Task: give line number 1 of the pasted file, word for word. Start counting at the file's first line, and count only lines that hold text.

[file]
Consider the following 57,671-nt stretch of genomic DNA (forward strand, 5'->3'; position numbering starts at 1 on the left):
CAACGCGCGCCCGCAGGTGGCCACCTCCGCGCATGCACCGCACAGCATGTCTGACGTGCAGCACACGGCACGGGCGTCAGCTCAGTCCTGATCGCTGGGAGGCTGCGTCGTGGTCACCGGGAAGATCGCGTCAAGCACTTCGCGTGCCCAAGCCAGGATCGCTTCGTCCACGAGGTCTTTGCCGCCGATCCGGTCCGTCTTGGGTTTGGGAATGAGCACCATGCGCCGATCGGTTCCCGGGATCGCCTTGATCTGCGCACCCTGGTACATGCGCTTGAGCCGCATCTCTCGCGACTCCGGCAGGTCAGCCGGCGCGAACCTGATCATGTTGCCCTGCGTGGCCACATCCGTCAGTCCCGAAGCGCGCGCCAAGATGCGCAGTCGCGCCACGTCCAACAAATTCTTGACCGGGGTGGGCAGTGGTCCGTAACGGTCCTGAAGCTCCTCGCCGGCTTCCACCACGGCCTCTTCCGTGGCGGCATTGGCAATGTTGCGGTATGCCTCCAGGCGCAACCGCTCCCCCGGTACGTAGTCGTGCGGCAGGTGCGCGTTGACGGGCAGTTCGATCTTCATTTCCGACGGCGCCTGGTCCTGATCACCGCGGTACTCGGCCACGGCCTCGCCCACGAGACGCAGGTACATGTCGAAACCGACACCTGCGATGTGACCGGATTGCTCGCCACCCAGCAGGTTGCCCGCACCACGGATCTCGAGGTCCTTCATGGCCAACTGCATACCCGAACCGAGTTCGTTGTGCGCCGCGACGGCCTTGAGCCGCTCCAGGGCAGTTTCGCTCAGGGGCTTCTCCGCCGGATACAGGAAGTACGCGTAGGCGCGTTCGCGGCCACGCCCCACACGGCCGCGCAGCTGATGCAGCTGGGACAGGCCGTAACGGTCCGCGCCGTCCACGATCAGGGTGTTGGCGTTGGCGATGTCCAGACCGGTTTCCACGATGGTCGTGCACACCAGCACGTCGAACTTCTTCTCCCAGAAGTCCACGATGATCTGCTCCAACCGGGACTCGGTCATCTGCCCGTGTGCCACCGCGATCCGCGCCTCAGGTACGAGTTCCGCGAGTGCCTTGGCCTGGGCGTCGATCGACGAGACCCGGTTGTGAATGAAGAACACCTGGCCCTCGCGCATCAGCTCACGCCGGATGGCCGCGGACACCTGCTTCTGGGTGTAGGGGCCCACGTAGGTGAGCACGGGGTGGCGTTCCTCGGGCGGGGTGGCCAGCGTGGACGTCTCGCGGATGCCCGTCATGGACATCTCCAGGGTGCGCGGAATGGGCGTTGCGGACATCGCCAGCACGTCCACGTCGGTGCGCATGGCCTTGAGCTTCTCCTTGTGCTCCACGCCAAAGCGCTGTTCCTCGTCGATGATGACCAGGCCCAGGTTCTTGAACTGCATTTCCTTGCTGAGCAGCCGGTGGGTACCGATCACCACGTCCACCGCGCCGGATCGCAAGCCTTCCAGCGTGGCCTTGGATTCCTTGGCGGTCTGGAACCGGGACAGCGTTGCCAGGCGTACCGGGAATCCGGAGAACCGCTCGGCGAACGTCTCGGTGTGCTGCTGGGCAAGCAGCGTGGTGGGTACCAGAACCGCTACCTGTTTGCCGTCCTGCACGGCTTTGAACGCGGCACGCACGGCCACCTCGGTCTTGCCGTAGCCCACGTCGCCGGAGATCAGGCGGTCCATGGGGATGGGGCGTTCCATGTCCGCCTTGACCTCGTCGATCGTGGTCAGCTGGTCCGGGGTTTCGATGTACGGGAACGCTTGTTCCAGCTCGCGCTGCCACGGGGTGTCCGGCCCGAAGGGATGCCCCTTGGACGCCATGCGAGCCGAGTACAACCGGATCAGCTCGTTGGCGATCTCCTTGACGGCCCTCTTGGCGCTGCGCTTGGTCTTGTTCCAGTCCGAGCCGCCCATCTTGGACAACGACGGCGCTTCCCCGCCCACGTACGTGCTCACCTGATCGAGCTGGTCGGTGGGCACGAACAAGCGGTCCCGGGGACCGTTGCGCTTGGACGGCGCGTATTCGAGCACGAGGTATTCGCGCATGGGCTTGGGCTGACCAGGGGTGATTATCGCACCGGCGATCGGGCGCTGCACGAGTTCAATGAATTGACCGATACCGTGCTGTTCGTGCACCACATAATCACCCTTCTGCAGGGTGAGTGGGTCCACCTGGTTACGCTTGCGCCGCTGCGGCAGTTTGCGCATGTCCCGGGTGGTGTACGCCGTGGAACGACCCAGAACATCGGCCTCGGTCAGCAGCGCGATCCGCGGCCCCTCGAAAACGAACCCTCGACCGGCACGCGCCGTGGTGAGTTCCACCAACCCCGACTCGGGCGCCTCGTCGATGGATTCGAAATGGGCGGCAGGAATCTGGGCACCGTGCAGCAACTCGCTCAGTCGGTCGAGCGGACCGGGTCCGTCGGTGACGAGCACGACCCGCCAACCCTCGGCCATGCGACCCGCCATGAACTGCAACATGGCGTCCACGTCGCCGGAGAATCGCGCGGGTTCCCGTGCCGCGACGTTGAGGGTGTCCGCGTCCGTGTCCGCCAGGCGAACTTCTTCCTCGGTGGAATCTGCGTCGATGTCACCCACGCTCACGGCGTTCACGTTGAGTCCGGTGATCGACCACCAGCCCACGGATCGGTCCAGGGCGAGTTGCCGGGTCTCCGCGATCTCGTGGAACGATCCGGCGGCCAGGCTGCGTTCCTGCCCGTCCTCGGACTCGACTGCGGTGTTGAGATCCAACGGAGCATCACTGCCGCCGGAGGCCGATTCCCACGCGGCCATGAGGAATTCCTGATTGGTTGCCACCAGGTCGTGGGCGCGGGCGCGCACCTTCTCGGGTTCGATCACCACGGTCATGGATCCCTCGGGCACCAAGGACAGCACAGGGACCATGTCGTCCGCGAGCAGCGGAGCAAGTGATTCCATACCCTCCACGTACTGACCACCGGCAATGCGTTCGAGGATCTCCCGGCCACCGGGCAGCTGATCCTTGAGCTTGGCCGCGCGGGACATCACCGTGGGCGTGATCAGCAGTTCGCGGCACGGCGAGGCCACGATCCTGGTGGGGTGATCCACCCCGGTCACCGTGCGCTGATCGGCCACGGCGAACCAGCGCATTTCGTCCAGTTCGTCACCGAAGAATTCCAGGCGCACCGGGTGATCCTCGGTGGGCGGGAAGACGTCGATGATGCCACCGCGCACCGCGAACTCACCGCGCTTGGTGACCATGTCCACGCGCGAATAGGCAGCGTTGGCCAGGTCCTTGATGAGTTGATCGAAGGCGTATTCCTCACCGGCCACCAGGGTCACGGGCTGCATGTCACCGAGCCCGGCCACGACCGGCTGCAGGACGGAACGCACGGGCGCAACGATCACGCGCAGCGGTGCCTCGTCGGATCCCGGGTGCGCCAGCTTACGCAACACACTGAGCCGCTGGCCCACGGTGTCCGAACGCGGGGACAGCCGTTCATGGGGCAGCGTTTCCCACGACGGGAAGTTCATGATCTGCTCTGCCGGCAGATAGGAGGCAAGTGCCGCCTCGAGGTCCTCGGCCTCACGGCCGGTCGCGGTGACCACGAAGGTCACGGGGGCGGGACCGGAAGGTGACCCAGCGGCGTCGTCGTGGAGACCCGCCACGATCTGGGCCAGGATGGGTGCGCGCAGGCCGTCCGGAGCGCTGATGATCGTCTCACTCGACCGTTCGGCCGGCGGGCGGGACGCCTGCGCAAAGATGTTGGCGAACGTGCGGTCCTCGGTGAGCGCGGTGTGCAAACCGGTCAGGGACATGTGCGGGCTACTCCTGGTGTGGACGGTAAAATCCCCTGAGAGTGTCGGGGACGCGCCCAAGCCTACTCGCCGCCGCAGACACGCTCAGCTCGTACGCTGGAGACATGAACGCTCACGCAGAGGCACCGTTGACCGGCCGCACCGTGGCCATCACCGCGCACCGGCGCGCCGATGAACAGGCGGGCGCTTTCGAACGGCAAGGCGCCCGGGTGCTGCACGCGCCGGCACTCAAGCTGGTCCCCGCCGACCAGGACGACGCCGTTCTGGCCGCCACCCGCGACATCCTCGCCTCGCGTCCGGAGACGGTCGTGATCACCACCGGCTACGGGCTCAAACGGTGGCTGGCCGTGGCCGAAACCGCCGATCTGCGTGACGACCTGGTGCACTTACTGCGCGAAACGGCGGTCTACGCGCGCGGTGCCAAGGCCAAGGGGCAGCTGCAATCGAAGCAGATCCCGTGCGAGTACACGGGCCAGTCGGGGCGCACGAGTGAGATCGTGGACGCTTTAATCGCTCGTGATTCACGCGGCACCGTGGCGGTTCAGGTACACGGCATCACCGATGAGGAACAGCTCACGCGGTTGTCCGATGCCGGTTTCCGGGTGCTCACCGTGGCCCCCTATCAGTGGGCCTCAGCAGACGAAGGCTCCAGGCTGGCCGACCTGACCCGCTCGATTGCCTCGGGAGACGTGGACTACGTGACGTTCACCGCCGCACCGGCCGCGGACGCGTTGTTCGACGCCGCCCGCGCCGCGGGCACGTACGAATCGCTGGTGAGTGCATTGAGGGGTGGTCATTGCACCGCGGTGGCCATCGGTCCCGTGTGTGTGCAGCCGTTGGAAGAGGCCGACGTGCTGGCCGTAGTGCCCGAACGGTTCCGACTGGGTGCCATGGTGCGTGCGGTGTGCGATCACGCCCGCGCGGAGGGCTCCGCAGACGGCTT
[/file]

Consider the following 57,671-nt stretch of genomic DNA (forward strand, 5'->3'; position numbering starts at 1 on the left):